The signposting is key! If there is no clear direction to the evidence, which in cases where portfolios are large and disorganised could mean the moderation will be referred by the moderator – this doesn’t mean that young people haven’t produced fantastic work, only that the moderator doesn’t know if it has been assessed accurately. The ‘enrolment and marks spreadsheet’ is also a useful audit for advisers, as it requires you to be specific about why you feel a young person has completed their award successfully. If you start your assessment early this could be really helpful if there are any gaps in the evidence.

When completing the ‘evidence locator form’ form it’s important to put yourself in the position of someone who hasn’t seen any of your young people’s hard work. Where should a stranger go to find evidence for Bronze Part C? How will they know this young person has demonstrated art form knowledge & understanding?

We can’t emphasise this point enough: be specific.

Ensure that evidence is grouped, and labelled so it is clear which section of the award it relates to by organising the files in the correct order; Part A, Part B etc. Where you have created individual files containing evidence for multiple parts, ensure to use suitable headings or chapters for each section for easy navigation. 

Portfolios must be organised according to our guidance, which you can find in the updated Arts Award toolkits.

  1. Submitting portfolios

Once you have completed the evidence locator form and organised each portfolio as stated in the guidance, you will need to upload the selected sample portfolios into the online submission platform. If your students have produced hard copy portfolios/arts logs, like for example sketch books or scrap books, then you will need to digitise them, so make sure you set some time aside to scan/take photos of these.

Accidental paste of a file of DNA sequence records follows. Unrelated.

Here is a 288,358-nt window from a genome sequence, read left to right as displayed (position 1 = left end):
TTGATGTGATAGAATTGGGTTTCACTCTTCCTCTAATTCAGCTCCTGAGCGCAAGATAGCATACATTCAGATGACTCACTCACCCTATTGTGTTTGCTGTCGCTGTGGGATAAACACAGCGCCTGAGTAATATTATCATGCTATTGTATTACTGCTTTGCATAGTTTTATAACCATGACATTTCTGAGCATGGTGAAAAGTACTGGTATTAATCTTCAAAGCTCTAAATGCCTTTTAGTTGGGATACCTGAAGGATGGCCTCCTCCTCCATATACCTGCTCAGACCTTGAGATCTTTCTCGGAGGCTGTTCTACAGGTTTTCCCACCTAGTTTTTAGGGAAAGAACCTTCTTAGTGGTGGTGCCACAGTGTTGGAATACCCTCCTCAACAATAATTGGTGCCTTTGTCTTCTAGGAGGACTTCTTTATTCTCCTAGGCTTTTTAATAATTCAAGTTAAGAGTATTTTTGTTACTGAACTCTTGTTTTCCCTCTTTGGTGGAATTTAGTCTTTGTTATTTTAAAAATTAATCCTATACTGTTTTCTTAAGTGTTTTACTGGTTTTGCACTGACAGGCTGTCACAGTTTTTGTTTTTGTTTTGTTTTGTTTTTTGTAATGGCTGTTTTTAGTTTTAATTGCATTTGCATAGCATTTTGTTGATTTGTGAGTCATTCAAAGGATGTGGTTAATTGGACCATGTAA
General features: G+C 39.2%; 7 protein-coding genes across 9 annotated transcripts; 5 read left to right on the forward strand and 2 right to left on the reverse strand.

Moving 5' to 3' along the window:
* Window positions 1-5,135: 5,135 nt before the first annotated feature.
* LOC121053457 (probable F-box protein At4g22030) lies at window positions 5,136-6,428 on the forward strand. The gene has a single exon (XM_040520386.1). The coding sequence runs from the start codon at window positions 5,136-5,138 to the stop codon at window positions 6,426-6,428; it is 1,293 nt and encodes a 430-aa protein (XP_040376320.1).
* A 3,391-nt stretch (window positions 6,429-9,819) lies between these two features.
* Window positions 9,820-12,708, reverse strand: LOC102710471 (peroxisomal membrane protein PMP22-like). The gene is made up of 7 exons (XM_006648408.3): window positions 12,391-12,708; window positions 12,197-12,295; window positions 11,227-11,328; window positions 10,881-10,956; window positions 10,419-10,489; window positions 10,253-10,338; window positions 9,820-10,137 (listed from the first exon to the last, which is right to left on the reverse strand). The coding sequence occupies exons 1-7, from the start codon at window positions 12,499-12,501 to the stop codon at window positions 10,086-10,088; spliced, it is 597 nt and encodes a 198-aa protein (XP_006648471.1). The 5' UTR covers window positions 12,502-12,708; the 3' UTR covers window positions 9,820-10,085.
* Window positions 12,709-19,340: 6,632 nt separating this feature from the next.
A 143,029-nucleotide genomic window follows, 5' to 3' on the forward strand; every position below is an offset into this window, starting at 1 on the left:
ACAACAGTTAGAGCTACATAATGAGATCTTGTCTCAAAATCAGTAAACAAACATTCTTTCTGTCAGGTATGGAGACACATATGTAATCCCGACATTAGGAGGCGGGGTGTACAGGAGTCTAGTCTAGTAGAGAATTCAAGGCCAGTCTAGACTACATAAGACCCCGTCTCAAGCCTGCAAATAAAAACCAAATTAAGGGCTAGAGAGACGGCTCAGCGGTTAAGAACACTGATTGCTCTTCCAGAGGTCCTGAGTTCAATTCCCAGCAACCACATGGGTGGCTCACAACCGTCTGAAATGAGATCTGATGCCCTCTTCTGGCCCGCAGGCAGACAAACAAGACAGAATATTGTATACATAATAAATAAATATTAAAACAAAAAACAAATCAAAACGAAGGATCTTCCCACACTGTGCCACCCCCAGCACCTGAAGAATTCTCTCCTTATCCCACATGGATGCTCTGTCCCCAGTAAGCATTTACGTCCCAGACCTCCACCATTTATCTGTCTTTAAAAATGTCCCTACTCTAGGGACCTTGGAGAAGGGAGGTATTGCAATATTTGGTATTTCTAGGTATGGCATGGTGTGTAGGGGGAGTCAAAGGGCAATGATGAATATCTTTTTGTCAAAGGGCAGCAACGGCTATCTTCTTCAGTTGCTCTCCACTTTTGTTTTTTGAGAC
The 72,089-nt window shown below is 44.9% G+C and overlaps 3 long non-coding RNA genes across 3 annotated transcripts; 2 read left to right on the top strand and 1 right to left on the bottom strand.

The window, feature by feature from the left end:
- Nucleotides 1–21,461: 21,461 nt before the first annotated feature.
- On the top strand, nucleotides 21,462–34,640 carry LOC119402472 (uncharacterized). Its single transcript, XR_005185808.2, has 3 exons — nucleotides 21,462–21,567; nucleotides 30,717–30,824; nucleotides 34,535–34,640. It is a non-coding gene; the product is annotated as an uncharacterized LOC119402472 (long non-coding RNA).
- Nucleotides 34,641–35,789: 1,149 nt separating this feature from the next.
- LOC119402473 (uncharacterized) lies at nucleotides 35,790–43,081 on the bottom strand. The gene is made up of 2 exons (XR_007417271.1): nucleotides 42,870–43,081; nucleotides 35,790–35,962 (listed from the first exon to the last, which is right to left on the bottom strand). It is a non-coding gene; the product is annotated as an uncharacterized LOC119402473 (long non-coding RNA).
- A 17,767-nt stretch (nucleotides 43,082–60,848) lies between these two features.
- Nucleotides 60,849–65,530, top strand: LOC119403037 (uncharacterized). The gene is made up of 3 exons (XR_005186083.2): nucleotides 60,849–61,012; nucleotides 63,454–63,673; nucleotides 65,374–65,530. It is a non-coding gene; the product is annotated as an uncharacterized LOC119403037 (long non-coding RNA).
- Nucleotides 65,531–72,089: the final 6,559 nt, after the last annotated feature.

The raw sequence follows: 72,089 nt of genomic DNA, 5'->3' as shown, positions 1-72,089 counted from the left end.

1. Check, check and double check!

Once you have uploaded the files or URLs into the portfolio submission platform, check they open and are legible and that any video and audio files play by opening or downloading them again. This way you will access the files exactly as we/the moderator will view them.

Where you are providing hyperlinks to external sites ensure they open and are to public sites that do not require a password. 

You should also ensure evidence is legible in digital format. This means that all handwritten work can be read and photos and videos have been rotated and play the right way up.

Where any of the requested evidence is missing or is not legible, or any of the files cannot be accessed, the moderation will be referred by the moderator.

  1. Enjoy it!

Both you and the young people have worked hard to get to this point. Moderators are there to check that the assessments are accurate, but they’re also there to support you by offering developmental feedback and suggestions. They’ll have seen portfolios from all kinds of settings, young people and different levels, so do take on board what they say.

  1. Get in touch

And finally, remember that if you have any questions about assessment, criteria, entering young people for Arts Award or about moderation, you can contact the Arts Award team who’ll be happy to help you. For more detailed information on entering young people for Arts Award, please see this webpage. Good luck!